Summer used to be such an exciting time. As a child in the north east of England, it meant day trips by steam train to ‘the coast’. This was usually South Shields where the sand dunes seemed to go on forever. In my memory it was often raining there but my wonderful dad would ameliorate the conditions by explaining that it was just ‘sea mist’. So, we would sit huddled under umbrellas on the sands eating soggy, sandy sandwiches. But if, by chance the weather was good, these days out were glorious.
On very special days, when my mum and dad had some extra money, we would take the steam train to Whitley Bay. That was a real treat. There was the exotic Spanish City, which was a fairground paradise. here you could be scared witless on the ghost train, or, transported by joy on the magical carousel.
If you were very lucky you could throw balls at coconuts and win a goldfish. This involved buying a bowl and fish-food, then carrying the poor fish around all day. But, if it survived, and they usually did, they would live happily on our dining table for years.
Leaving the Spanish City was a wrench but we would then walk along the sands to Tynemouth to play on the ruins of the ancient castle and priory. Or, if the tide was out we would walk to St Mary’s lighthouse and watch the cormorants sunning themselves, with outstretched wings, on the rocks.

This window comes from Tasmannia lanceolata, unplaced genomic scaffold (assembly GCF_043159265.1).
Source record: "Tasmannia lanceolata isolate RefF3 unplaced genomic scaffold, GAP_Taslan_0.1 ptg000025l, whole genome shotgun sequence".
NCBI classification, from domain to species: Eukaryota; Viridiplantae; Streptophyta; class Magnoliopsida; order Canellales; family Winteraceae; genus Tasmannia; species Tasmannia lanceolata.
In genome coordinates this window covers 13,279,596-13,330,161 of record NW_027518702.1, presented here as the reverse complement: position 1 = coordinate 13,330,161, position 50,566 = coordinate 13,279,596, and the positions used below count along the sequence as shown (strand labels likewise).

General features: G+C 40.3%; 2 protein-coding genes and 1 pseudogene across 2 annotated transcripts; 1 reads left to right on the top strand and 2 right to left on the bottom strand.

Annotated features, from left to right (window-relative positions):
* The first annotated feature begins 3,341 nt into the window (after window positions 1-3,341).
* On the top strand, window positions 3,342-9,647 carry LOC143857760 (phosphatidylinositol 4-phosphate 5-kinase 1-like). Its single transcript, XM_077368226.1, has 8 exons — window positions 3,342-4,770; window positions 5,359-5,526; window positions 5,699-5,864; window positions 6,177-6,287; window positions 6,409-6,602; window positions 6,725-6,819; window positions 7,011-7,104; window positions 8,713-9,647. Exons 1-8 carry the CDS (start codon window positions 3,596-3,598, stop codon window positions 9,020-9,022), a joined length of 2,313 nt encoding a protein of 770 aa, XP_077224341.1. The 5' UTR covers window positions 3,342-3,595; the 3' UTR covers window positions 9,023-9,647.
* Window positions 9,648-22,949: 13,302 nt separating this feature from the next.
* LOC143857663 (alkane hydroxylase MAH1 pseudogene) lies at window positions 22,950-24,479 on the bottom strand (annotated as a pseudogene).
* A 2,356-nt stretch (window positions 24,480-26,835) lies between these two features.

As a child I would often look longingly across the beach road in Tynemouth (literally where the magnificent river Tyne goes out into the North Sea), to the fish and chip cafe on the other side. This was a take-away downstairs with an eat-in cafe upstairs. It had large windows so that diners could enjoy the fabulous views. But as a little child those windows served to show me how rich people lived! Looking longingly at them I determined that when I grew up I would work very hard and earn enough money so that I could sit upstairs in that cafe and enjoy fish n chips with bread n butter and a nice cup of tea. Such ambition!
I have to say over the years I moved far away from the north east. But, I did get a good job in education and one day I went back to the north sea coast and I visited the same fish and chip cafe. It was a surreal experience walking up those stairs. I sat at the big window table and I ate my fish and chips with bread and butter and a nice cup of tea. It was absolutely mouth-wateringly good and fully justified the half-century wait. But the best bit was looking out of that window to the spectacular view and seeing other children who no doubt had their own dreams.
I hope they all achieve them.